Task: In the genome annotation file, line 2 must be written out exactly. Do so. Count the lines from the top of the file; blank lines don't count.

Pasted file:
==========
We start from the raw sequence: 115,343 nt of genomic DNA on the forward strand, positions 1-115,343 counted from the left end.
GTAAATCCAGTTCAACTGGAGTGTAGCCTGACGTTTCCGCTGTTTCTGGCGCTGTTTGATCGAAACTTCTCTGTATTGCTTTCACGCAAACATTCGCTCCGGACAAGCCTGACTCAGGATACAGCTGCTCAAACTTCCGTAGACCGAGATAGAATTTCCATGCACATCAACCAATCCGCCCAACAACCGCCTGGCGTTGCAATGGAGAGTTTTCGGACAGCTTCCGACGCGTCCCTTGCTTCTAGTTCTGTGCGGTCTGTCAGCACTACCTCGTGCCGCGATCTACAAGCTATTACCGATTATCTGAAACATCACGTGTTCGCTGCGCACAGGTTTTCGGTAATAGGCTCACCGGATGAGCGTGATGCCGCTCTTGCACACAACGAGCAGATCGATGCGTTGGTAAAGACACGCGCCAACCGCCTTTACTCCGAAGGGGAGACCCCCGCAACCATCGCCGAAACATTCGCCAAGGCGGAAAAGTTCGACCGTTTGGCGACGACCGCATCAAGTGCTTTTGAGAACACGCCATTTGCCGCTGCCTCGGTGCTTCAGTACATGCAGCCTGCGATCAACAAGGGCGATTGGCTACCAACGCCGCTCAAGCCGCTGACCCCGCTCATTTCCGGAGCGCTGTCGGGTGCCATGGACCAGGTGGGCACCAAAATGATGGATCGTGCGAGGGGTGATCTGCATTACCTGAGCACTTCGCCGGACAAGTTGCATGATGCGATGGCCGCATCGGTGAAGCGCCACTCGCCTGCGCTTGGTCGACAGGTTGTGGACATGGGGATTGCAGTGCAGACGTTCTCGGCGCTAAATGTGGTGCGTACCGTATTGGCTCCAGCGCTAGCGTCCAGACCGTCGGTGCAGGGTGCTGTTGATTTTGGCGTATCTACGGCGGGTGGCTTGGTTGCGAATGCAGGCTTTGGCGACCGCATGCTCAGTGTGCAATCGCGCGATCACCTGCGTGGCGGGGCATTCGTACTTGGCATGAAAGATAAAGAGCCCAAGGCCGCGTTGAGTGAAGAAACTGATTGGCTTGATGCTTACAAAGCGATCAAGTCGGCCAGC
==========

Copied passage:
GTAAATCCAGTTCAACTGGAGTGTAGCCTGACGTTTCCGCTGTTTCTGGCGCTGTTTGATCGAAACTTCTCTGTATTGCTTTCACGCAAACATTCGCTCCGGACAAGCCTGACTCAGGATACAGCTGCTCAAACTTCCGTAGACCGAGATAGAATTTCCATGCACATCAACCAATCCGCCCAACAACCGCCTGGCGTTGCAATGGAGAGTTTTCGGACAGCTTCCGACGCGTCCCTTGCTTCTAGTTCTGTGCGGTCTGTCAGCACTACCTCGTGCCGCGATCTACAAGCTATTACCGATTATCTGAAACATCACGTGTTCGCTGCGCACAGGTTTTCGGTAATAGGCTCACCGGATGAGCGTGATGCCGCTCTTGCACACAACGAGCAGATCGATGCGTTGGTAAAGACACGCGCCAACCGCCTTTACTCCGAAGGGGAGACCCCCGCAACCATCGCCGAAACATTCGCCAAGGCGGAAAAGTTCGACCGTTTGGCGACGACCGCATCAAGTGCTTTTGAGAACACGCCATTTGCCGCTGCCTCGGTGCTTCAGTACATGCAGCCTGCGATCAACAAGGGCGATTGGCTACCAACGCCGCTCAAGCCGCTGACCCCGCTCATTTCCGGAGCGCTGTCGGGTGCCATGGACCAGGTGGGCACCAAAATGATGGATCGTGCGAGGGGTGATCTGCATTACCTGAGCACTTCGCCGGACAAGTTGCATGATGCGATGGCCGCATCGGTGAAGCGCCACTCGCCTGCGCTTGGTCGACAGGTTGTGGACATGGGGATTGCAGTGCAGACGTTCTCGGCGCTAAATGTGGTGCGTACCGTATTGGCTCCAGCGCTAGCGTCCAGACCGTCGGTGCAGGGTGCTGTTGATTTTGGCGTATCTACGGCGGGTGGCTTGGTTGCGAATGCAGGCTTTGGCGACCGCATGCTCAGTGTGCAATCGCGCGATCACCTGCGTGGCGGGGCATTCGTACTTGGCATGAAAGATAAAGAGCCCAAGGCCGCGTTGAGTGAAGAAACTGATTGGCTTGATGCTTACAAAGCGATCAAGTCGGCCAGC